One of my colleagues has been absolutely hitting the ball out of the park with this project and I want to write a Letter of Recommendation to his manager.

I'm trying to decide whether or not to CC my colleague on this email. My colleague is aware that I'm writing it but I feel it will carry more weight if I don't CC him. I'm worried that if I CC him then the manager will think I am exaggerating.

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    You could always BCC him... Commented Nov 22, 2013 at 16:31
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    I always BCC my notes of this nature to the individual I'm saying it about. This gives him/her the opportunity to put it into a personal file if they want, etc. Also helps them out if their manager tries to say no one says anything good about them (which I've seen happen). Commented Nov 22, 2013 at 17:56
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    @DanPichelman I never use BCC in situations like this because I don't trust everyone else to effectively respect the "you don't reply all with BCC" policy... I only use it when everyone is BCC'ed.
    – enderland
    Commented Nov 22, 2013 at 18:35
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    In situations where I'm concerned about BCC reply-all mishaps, I send the original email, then forward my sent email to the person(s) whom I would have BCC'd. This lets you put in a little personal note too such as "FYI. Great job!"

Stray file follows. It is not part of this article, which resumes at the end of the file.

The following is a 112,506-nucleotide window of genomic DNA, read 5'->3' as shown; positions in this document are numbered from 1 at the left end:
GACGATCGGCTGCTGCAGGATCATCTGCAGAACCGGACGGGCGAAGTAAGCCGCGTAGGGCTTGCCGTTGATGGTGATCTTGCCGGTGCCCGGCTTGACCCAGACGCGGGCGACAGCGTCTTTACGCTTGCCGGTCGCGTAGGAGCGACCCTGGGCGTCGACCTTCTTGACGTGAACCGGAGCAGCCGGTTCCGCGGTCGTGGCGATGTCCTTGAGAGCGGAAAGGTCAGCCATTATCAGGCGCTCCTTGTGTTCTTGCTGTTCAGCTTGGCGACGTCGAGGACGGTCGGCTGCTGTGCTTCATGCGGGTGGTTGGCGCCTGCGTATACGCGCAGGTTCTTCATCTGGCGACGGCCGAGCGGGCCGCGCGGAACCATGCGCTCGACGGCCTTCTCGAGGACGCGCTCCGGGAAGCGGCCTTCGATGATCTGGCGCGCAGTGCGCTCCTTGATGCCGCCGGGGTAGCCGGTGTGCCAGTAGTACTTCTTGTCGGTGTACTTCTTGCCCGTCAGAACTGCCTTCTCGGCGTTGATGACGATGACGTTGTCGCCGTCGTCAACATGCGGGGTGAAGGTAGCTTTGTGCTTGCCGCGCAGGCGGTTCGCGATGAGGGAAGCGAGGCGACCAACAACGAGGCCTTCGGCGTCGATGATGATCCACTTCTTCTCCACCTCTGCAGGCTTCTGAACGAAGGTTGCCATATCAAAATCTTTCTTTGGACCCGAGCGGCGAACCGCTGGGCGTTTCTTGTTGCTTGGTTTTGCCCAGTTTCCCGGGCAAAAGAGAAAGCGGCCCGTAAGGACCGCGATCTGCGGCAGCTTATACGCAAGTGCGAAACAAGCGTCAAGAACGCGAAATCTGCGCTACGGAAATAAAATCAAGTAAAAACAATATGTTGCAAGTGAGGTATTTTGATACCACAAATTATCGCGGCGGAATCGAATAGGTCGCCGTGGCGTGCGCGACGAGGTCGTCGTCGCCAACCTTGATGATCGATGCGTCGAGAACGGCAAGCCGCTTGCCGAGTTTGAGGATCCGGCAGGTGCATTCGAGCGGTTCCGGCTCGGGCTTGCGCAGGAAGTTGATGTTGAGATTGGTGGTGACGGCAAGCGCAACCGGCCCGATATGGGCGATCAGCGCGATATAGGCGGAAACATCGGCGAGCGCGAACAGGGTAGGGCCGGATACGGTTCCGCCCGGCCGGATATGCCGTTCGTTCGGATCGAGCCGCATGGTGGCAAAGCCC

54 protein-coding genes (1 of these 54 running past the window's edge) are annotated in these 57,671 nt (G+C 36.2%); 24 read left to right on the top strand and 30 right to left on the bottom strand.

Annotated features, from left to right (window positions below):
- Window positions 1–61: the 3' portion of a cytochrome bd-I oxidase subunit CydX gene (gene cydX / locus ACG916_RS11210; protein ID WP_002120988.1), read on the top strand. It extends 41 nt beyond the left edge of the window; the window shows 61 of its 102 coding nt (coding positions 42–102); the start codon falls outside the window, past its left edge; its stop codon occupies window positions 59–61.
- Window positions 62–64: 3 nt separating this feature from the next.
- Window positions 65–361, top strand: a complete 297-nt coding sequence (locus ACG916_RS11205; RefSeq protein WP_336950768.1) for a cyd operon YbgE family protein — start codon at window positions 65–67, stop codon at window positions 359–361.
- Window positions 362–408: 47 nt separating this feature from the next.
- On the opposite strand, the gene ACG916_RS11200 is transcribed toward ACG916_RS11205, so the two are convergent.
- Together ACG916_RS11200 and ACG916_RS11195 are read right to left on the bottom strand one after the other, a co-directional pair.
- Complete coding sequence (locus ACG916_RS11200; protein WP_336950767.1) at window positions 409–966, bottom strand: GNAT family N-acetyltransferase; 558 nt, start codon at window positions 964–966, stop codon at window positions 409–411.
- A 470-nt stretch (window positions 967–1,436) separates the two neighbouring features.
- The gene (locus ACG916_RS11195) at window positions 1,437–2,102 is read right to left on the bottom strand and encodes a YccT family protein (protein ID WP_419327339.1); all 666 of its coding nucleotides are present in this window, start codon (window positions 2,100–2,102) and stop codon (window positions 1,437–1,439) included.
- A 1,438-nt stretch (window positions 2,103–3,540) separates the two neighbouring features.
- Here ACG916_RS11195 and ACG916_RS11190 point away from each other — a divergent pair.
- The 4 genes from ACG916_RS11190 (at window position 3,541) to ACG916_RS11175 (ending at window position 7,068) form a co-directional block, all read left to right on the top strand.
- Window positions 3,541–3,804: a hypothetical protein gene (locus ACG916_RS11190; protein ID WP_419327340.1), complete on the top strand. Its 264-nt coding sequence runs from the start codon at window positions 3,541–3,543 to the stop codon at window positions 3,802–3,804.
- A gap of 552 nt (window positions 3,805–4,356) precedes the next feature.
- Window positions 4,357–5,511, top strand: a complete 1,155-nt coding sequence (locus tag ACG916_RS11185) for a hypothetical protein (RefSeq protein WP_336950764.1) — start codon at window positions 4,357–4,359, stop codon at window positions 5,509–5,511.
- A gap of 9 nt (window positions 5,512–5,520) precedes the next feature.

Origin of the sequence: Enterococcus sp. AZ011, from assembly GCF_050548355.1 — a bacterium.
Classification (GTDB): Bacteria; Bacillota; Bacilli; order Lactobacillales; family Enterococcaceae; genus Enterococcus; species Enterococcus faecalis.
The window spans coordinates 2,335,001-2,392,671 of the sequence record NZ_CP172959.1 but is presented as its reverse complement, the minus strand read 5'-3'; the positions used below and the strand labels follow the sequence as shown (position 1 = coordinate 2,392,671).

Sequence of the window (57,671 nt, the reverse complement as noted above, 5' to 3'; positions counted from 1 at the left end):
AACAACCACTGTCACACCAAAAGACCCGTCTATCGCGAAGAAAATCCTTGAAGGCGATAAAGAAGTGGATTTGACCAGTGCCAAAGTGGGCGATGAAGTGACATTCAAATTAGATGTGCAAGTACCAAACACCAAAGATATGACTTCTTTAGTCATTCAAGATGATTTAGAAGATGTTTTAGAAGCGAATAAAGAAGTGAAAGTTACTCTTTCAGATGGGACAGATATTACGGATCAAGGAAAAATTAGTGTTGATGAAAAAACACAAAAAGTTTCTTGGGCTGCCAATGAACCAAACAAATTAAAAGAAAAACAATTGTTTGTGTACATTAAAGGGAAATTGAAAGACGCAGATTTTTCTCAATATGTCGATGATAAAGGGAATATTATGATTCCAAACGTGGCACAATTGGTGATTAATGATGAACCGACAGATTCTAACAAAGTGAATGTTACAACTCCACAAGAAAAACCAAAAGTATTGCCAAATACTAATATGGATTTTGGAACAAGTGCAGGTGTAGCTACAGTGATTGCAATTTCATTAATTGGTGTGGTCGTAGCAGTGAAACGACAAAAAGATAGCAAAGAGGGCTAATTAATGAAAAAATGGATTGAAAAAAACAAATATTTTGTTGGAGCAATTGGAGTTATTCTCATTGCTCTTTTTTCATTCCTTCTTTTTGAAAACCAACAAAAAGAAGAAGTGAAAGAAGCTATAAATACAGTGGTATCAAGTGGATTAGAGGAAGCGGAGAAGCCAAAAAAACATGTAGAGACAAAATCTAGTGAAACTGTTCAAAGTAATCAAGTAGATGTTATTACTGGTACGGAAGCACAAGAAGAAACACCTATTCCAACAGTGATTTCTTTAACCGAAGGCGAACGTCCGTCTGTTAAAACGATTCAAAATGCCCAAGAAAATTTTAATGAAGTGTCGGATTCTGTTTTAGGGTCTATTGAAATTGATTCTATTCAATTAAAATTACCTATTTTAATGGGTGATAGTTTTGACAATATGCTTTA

– Philip
    Commented Nov 22, 2013 at 19:48

2 Answers 2


I think what you want to write is actually a Letter of Commendation. These are used to acknowledge performance beyond expectations. A Letter of Recommendation would be written if you were recommending the person for a position, or promotion.

These are generally written with a specific position in mind. Either of these letters is typically written to the manager which the person is either being commended works for or the person who will be the decision maker for the position being recommended.

In general it is not appropriate to provide a copy of this letter to the person actually being commended or recommended. It is generally an honor left to the manager to present a letter of commendation to the person(s) being commended.

Another option is to write a Letter of Recognition, or Letter of Reference. Either of these are appropriate to provide to the subject of the letter.

In the case of the letter of recognition I would generally copy the manager of the subject. A letter of reference may be written as a general recommendation but not for a specific position. A letter of reference will often carry less weight than a letter of recommendation.


Traditional etiquette (of which my grandmother was an astute study and a relentless teacher) says that you do not copy the subject of a LoR. It is a private correspondence between the person writing the recommendation and the recipient.

However, the Internet era has run over traditional etiquette like a steamroller over a soufflé, so it really is up to you. You certainly aren't required to CC the subject, but I don't think anyone would be offended if you did. I certainly would not BCC him, as that could come across as being disingenuous.

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